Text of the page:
President Bush has jumped in where Vice President Dan Quayle dared to tread by asserting that the civil justice system in America has "spun out of control." "The fear of outlandish litigation has begun to strangle the American dream," he declared recently, adding that reform is "absolutely essential to the country's well-being."
The president thus took up Mr. Quayle's theme that an explosion of law suits in this country is undercutting the U.S. competitive position. It will be interesting to see if law associations and citizens advocacy groups are quite so vociferous in their retorts now that the debate has been elevated to the Oval Office.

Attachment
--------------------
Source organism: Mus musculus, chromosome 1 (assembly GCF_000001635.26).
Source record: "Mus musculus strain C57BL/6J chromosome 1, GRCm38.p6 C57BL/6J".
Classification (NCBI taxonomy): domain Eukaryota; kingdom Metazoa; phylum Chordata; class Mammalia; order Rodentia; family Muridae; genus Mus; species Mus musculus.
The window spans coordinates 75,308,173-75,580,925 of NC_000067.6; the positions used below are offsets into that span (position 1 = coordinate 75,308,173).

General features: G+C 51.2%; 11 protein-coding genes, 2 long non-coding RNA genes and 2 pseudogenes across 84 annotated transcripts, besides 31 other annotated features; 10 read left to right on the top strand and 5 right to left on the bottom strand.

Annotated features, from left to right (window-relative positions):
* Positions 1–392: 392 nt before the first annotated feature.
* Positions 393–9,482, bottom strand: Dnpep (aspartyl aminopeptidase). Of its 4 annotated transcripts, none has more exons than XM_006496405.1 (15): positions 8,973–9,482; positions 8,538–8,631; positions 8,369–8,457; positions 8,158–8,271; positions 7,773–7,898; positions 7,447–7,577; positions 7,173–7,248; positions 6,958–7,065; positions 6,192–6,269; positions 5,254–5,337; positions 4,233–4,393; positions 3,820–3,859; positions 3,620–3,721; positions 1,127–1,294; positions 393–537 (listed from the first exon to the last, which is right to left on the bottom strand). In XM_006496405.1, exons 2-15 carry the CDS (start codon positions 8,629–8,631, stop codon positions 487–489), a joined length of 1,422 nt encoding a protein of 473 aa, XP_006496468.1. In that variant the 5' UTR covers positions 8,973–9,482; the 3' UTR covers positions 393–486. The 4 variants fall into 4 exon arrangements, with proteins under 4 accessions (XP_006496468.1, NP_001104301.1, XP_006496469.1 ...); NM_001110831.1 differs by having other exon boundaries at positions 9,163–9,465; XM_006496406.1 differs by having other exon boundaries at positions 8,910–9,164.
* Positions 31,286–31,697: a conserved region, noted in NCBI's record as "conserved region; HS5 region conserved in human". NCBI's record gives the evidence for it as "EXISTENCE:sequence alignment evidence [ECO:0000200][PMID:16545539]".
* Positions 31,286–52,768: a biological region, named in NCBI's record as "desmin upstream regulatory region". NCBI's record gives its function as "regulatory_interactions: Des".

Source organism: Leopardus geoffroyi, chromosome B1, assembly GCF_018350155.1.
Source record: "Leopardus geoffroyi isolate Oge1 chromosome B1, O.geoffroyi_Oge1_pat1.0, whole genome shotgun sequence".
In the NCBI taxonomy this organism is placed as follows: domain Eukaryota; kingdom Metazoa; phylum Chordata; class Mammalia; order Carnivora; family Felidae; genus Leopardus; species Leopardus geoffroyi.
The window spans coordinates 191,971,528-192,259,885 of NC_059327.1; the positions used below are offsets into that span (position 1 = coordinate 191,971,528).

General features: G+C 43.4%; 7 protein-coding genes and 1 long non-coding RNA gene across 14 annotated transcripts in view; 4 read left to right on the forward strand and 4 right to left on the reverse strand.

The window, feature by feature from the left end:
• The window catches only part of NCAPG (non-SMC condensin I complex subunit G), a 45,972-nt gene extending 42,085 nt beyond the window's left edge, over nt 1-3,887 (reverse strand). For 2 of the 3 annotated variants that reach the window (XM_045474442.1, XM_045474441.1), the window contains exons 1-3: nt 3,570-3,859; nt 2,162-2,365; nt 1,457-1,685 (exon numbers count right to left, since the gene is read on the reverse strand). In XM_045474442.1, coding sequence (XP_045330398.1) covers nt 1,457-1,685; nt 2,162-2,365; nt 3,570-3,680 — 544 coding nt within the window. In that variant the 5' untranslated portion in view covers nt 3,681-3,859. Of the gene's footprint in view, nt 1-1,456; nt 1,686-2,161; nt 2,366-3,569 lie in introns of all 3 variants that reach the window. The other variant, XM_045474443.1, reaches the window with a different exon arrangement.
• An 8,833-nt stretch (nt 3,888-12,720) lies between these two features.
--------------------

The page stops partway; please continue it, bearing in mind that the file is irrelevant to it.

When the vice president made his provocative remarks in August at the annual convention of the American Bar Association, he was harshly criticized to his face by the then ABA president, John J. Curtin, Jr. But Mr. Quayle drew plaudits from U.S. industry groups that contend excessive litigation places them at a disadvantage in world markets, discourages the introduction of new products and drives up consumer prices.